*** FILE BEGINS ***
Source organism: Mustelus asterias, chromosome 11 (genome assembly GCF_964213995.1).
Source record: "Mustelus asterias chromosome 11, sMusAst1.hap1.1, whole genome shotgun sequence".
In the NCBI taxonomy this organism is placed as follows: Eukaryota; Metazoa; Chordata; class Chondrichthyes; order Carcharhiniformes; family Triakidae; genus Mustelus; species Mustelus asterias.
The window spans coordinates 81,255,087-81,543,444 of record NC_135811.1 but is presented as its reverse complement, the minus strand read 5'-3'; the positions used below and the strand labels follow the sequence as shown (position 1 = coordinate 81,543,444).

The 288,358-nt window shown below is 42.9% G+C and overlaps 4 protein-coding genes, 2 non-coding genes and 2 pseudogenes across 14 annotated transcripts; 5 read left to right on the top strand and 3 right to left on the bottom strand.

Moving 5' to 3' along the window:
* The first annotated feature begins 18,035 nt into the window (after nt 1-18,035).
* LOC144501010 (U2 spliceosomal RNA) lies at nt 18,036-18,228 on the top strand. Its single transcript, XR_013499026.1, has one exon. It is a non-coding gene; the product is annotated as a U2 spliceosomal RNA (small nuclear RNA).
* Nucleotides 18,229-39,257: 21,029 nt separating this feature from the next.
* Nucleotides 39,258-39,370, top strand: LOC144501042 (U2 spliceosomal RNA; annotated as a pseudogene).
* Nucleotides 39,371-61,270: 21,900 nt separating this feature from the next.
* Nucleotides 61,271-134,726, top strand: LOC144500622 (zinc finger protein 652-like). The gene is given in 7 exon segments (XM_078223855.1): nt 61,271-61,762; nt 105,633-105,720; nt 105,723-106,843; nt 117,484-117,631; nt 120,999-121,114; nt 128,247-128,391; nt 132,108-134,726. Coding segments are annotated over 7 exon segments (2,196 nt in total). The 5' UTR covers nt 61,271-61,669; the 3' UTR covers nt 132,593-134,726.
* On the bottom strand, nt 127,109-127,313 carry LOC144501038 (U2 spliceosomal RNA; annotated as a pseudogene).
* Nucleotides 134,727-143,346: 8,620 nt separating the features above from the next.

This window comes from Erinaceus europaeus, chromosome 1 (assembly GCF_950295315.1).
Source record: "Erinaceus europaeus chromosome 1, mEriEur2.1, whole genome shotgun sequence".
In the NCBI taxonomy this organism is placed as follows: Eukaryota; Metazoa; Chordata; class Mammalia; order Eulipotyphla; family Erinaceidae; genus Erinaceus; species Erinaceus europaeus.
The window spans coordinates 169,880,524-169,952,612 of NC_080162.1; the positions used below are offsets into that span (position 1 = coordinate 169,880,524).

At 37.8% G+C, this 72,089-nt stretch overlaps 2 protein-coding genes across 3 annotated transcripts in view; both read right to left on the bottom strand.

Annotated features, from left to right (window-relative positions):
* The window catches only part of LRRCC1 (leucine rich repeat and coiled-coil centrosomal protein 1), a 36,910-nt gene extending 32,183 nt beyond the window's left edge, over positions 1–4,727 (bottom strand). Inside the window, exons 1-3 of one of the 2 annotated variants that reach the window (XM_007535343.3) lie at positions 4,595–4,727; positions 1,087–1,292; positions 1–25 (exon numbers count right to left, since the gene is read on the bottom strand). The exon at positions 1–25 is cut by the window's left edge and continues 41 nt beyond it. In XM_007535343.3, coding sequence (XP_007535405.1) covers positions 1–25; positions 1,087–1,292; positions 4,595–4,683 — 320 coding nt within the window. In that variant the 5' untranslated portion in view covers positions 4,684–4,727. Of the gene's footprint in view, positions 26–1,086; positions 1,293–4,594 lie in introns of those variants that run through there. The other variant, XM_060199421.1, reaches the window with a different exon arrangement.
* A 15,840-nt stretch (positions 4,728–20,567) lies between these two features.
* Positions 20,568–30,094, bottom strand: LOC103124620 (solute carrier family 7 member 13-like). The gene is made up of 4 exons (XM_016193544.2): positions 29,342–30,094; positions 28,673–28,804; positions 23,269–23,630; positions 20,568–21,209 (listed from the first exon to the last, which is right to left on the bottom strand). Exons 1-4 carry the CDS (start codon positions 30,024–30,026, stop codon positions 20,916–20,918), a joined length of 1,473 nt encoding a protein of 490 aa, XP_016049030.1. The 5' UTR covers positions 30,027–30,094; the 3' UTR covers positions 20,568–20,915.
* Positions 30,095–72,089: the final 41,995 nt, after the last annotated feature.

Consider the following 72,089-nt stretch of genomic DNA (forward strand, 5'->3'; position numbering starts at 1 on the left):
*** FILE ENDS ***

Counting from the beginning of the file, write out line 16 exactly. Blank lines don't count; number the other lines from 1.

Source record: "Erinaceus europaeus chromosome 1, mEriEur2.1, whole genome shotgun sequence".